Jackson Estuarine Laboratory

Seasonal influx and decomposition of autochthonous macrophyte litter in a north temperate estuary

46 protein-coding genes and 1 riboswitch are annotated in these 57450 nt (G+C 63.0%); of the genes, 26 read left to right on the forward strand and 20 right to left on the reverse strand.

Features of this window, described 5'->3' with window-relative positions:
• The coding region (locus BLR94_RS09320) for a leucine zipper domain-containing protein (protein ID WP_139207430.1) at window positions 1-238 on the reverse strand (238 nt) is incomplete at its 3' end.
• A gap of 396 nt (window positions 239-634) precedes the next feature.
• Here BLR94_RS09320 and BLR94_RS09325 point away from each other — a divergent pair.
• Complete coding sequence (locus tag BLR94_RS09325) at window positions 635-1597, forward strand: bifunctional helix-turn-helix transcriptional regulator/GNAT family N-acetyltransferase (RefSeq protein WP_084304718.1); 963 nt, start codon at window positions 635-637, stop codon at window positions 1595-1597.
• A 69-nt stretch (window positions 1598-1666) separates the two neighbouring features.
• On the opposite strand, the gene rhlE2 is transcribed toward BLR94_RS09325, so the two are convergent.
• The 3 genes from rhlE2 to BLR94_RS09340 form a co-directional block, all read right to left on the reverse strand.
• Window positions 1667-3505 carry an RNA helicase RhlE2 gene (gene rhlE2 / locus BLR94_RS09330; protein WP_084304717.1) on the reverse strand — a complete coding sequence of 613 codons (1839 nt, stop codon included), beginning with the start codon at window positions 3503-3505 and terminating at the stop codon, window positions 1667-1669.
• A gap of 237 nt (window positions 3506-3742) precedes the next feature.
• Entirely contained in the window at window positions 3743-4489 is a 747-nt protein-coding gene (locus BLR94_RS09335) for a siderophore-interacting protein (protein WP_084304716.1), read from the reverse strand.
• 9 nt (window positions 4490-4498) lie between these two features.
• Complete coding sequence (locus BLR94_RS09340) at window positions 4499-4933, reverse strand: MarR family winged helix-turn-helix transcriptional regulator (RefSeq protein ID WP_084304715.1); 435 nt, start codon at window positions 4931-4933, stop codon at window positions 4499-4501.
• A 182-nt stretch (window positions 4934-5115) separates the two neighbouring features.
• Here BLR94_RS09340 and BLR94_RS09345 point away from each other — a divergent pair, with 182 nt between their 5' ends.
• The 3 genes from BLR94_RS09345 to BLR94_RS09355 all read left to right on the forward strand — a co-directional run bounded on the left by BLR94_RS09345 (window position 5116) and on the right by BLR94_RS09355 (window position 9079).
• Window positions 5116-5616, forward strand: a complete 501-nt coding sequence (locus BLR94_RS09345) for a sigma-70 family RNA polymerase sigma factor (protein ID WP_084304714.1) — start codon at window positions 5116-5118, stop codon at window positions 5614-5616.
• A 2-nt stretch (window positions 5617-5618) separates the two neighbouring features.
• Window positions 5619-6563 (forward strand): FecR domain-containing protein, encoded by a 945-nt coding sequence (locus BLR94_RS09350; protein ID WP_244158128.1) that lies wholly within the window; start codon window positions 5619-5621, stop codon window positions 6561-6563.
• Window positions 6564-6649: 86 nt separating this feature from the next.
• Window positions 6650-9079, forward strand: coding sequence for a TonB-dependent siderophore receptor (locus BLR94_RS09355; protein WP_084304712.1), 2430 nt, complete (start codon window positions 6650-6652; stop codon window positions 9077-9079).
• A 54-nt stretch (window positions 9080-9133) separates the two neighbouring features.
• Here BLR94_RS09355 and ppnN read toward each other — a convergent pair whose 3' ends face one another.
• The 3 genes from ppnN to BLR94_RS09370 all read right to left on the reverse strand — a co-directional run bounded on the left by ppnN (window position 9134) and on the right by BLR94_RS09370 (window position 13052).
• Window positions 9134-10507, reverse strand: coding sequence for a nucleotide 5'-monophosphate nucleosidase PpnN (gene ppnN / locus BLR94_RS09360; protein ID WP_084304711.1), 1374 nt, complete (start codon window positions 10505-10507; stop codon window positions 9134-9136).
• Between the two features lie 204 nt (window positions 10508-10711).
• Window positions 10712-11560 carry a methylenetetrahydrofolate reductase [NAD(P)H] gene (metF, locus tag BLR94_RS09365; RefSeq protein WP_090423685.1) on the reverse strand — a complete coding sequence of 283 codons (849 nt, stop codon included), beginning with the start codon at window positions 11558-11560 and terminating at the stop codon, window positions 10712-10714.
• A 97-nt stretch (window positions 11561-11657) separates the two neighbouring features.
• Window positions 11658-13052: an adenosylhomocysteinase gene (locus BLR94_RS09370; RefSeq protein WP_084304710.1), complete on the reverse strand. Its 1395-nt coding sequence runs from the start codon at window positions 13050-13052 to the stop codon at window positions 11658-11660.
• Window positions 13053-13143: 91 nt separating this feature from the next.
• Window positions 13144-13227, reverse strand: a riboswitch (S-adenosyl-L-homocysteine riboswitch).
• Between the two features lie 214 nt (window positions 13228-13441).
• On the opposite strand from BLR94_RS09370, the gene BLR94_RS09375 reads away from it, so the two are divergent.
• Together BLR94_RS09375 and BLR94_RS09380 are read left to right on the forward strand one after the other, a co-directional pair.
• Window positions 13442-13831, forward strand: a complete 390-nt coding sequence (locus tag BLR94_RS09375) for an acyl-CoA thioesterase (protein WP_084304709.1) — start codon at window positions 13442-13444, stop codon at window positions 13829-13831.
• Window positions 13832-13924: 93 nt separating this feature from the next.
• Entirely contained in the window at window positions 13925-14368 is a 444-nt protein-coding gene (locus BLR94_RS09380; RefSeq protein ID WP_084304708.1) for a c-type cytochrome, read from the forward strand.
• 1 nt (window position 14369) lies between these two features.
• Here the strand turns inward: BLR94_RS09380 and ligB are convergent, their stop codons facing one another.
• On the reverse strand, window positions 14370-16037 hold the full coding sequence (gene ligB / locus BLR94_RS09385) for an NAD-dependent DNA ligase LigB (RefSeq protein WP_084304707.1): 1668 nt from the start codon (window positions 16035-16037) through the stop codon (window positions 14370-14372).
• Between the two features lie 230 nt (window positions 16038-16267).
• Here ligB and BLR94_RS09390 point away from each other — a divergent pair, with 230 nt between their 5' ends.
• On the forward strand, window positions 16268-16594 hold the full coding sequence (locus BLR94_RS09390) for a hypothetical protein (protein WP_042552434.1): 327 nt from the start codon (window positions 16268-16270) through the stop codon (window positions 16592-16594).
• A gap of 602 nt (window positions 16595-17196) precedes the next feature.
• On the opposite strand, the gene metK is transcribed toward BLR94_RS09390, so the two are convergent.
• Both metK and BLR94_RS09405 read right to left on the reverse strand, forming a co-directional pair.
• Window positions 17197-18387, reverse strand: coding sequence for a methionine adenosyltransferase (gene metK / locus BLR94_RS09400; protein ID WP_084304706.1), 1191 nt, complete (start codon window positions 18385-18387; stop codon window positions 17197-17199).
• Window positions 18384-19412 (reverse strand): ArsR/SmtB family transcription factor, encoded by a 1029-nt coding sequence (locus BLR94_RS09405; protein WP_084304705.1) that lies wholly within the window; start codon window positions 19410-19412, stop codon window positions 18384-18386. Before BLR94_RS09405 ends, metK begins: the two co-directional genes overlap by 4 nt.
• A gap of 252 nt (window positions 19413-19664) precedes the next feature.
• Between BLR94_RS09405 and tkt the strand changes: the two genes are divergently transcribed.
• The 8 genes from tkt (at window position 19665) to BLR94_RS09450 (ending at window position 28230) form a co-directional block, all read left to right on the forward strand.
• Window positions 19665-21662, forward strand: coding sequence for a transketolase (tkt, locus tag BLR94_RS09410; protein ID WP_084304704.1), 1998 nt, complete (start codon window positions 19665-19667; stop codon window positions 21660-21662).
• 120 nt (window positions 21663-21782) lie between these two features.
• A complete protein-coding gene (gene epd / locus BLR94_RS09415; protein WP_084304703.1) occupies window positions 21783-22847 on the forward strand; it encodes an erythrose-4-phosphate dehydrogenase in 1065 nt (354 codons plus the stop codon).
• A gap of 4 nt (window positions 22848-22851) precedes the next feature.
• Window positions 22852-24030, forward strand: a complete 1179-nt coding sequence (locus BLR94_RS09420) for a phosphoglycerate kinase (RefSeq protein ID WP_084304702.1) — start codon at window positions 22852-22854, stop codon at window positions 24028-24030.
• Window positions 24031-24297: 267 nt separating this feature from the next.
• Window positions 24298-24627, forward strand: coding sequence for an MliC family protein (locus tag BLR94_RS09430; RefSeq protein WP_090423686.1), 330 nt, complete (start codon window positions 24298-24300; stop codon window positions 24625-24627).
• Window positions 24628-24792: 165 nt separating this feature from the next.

An 18-month study was undertaken to determine the seasonal contribution and detrital processing of autochthonous plant litter in the Great Bay Estuary System of New-Hampshire-Maine, USA and adjacent open coast. Four species were studied: the halophytes, Spartina alterniflora Loisel. and Zostera marina L. and the seaweeds, Ascophyllum nodosum (L.) Le Jolis and Fucus vesiculosus L. v. spiralis Farlow. Monthly strand line collections at estuarine and open coastal sites provided information on the seasonal influx of litter derived from each species. Detrital inputs from S. alterniflora and Z. marina were maximal in the spring and summer, respectively. Seaweed litter was abundant (35 to 85% of the total strand line) throughout the year. The seaweeds contributed 1 to 3 times as much detrital material as the vascular plants within the Estuary, and 50 times as much on the open coast. In situ measurements of decomposition, using nylon, mesh bags, were made for each species under several environmental conditions. Seaweeds decomposed 3 to 10 times faster than vascular plant litter under similar conditions. Decomposition rates and changes in the nutrient content of litter were dependent on surrounding environmental conditions. Continual nutrient depletion occurred in litter within the strand line. Nitrogen and phosphorus enrichment were observed under submerged conditions and were attributed to microbial activity and rapid leaching of carbonaceous substrates. A computer simulation model was developed to validate the field data and to predict seasonal detrital carbon input by each species. The significance of autochthonous input is discussed in relation to other detrital sources.

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